Now and then I remember a debate about the possibilities for an independent critical avant-garde literature in our society because of the last words from one of the debaters: »If there is anyone out there (I know there is some) who wants to maintain a critical approach to his project, let’s hope this claim is not 100 pro cent true: if you let them (his opponent, my remark) publish you, the critical potential for your literature will be gone. For ever.
This has made me wonder weather I’m able to write critical literature that can maintain such a criticism under the existing conditions, or if, as Eric Hobsbawm puts it: »It is not surprising that in the 1950s, in the heartland of consumer democracy, the leading school of painters abdicated before image-makers so much more powerful than old-fashioned art. ‘Pop art’ (Warhol, Lichtenstein, Rauschenberg, Oldenburg), spent its time reproducing, with as much accuracy and insensitivity as possible, the visual trappings of American commercialism: soup cans, flags, Coca-Cola bottles, Marilyn Monroe.«
If religious sects are to religion what the avant-garde is to the spectacle, the difference between them is that the latter implodes into the mainstream dullness of commercial art and entertainment, while sects are able to maintain a resistance in a political-religious dominated society.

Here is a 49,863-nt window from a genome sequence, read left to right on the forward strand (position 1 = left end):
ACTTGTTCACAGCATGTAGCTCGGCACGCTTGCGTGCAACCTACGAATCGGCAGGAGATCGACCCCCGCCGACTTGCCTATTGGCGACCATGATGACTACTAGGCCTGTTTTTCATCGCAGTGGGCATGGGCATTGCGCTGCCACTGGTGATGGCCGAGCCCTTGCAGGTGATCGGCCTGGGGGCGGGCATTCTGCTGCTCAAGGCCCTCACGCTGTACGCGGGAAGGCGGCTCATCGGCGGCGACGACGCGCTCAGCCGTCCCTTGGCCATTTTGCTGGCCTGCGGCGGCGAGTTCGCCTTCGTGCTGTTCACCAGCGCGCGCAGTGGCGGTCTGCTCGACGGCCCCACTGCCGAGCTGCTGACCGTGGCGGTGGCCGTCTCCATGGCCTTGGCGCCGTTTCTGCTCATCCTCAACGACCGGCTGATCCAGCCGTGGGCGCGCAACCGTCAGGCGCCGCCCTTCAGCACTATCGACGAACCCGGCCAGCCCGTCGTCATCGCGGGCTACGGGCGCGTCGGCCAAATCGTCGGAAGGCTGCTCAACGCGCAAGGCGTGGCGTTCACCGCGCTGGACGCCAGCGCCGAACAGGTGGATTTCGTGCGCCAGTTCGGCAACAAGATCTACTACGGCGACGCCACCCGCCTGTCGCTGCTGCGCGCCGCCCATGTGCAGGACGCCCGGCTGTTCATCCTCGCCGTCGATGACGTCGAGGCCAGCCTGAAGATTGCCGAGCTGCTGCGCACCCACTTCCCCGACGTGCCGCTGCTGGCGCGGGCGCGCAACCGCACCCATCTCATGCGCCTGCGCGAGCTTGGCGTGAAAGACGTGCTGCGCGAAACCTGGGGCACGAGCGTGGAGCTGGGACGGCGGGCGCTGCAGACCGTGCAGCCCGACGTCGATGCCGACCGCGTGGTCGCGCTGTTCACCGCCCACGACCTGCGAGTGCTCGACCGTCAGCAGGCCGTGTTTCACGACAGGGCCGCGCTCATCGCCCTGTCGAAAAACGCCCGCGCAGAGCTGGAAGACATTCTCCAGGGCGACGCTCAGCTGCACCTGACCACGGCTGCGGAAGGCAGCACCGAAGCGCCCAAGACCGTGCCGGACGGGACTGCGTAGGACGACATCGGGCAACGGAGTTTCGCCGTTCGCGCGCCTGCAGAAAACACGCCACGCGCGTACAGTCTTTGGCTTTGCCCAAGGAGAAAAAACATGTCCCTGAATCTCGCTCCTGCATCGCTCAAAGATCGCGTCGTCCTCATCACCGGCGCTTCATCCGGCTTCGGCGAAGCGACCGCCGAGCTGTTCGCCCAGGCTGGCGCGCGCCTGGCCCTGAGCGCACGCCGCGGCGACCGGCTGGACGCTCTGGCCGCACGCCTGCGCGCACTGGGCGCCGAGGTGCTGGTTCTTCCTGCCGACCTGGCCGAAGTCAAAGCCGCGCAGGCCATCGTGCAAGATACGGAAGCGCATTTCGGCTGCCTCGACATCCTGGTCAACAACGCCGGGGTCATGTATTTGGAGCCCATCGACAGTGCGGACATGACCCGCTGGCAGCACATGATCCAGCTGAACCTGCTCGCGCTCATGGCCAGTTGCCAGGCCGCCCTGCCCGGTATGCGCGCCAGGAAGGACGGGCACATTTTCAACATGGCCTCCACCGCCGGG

In 2001 Will Self declared the avant garde long gone and dead with the suicide of Guy Debord in 1994, but it’s not as easy as it sounds. Considering the fact that he refer to how the mainstream media has described the avant-garde, Will himSelf (sorry, I couldn’t help for putting a big S into that word) obviously doesn’t want us to treat it the same way (Will Self wrote this article in New Statesman). The difference between this and the superficial journalism is that for the latter the avant-garde remains dead. The true avant-garde goes beyond a question of life and death, it doesn’t ask »To be or not to be,« but knows deep inside themselves that survival is always the attitude one goes towards death with, weather it’s the death of a particular avant-garde group or a personal friend. The spiritual environment we live in can not be separated from the spectacle, but both of them requires an attitude of action, of life, of beyond the simple question of life and death that the passive acceptance of mass media offers.
Rust Cole offers a extreme nihilism that calls for action in matters of humanity and empathy with the living being. Fortunately he comes up with brighter thoughts later on (look at picture above).